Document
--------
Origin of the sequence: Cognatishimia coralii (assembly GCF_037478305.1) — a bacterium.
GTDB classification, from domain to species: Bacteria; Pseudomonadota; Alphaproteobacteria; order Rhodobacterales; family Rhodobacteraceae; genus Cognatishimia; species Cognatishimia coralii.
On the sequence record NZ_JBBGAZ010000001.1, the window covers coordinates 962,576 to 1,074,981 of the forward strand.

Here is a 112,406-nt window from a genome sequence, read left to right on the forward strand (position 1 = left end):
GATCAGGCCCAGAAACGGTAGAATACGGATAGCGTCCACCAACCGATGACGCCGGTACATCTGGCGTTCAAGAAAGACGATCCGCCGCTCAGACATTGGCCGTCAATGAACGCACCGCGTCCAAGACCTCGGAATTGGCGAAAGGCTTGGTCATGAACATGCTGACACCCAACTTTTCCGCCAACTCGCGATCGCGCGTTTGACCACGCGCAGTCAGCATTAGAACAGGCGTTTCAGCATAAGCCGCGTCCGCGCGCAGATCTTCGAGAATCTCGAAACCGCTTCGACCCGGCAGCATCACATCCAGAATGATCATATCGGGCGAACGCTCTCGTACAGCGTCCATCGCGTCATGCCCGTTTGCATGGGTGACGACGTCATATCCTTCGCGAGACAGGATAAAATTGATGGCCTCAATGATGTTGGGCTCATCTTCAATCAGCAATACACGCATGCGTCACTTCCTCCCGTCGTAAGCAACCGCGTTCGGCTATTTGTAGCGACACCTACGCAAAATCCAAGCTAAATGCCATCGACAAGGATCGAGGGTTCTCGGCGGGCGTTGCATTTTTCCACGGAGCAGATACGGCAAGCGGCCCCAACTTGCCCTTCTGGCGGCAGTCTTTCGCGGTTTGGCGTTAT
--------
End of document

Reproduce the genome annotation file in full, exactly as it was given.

Origin of the sequence: Cognatishimia coralii (assembly GCF_037478305.1) — a bacterium.
GTDB classification, from domain to species: Bacteria; Pseudomonadota; Alphaproteobacteria; order Rhodobacterales; family Rhodobacteraceae; genus Cognatishimia; species Cognatishimia coralii.
On the sequence record NZ_JBBGAZ010000001.1, the window covers coordinates 962,576 to 1,074,981 of the forward strand.

Here is a 112,406-nt window from a genome sequence, read left to right on the forward strand (position 1 = left end):
GATCAGGCCCAGAAACGGTAGAATACGGATAGCGTCCACCAACCGATGACGCCGGTACATCTGGCGTTCAAGAAAGACGATCCGCCGCTCAGACATTGGCCGTCAATGAACGCACCGCGTCCAAGACCTCGGAATTGGCGAAAGGCTTGGTCATGAACATGCTGACACCCAACTTTTCCGCCAACTCGCGATCGCGCGTTTGACCACGCGCAGTCAGCATTAGAACAGGCGTTTCAGCATAAGCCGCGTCCGCGCGCAGATCTTCGAGAATCTCGAAACCGCTTCGACCCGGCAGCATCACATCCAGAATGATCATATCGGGCGAACGCTCTCGTACAGCGTCCATCGCGTCATGCCCGTTTGCATGGGTGACGACGTCATATCCTTCGCGAGACAGGATAAAATTGATGGCCTCAATGATGTTGGGCTCATCTTCAATCAGCAATACACGCATGCGTCACTTCCTCCCGTCGTAAGCAACCGCGTTCGGCTATTTGTAGCGACACCTACGCAAAATCCAAGCTAAATGCCATCGACAAGGATCGAGGGTTCTCGGCGGGCGTTGCATTTTTCCACGGAGCAGATACGGCAAGCGGCCCCAACTTGCCCTTCTGGCGGCAGTCTTTCGCGGTTTGGCGTTAT